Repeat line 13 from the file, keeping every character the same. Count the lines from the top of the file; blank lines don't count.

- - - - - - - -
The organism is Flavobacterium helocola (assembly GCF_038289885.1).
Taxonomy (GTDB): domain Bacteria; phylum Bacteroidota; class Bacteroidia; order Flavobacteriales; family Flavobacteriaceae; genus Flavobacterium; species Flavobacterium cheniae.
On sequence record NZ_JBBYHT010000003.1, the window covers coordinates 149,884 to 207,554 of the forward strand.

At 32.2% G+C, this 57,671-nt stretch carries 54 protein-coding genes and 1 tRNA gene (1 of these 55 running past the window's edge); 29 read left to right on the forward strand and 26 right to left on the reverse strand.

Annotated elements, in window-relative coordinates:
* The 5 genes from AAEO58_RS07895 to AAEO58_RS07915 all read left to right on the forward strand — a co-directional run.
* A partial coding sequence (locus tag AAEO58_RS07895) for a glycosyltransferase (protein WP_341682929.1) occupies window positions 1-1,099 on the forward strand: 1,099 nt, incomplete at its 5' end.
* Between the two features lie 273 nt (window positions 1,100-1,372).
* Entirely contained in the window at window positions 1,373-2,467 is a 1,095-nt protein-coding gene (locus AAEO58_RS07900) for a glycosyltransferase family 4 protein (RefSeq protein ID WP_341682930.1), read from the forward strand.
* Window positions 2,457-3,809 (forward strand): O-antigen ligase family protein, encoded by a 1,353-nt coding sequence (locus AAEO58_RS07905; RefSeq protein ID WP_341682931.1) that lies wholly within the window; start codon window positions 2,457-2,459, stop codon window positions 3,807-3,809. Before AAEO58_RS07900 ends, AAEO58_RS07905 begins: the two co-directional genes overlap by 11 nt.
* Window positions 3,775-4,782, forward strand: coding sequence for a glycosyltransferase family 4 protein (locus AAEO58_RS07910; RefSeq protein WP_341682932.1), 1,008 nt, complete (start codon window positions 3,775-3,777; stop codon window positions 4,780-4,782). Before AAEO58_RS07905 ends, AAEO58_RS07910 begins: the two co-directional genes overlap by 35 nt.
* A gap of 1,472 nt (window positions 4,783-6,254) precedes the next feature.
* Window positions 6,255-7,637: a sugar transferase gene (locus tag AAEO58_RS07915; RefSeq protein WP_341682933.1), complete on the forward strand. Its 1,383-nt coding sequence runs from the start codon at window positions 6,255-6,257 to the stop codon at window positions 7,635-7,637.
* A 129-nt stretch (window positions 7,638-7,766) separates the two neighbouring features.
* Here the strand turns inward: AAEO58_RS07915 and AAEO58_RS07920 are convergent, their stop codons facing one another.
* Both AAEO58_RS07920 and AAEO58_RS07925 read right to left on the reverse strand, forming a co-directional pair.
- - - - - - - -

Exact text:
* Window positions 6,255-7,637: a sugar transferase gene (locus tag AAEO58_RS07915; RefSeq protein WP_341682933.1), complete on the forward strand. Its 1,383-nt coding sequence runs from the start codon at window positions 6,255-6,257 to the stop codon at window positions 7,635-7,637.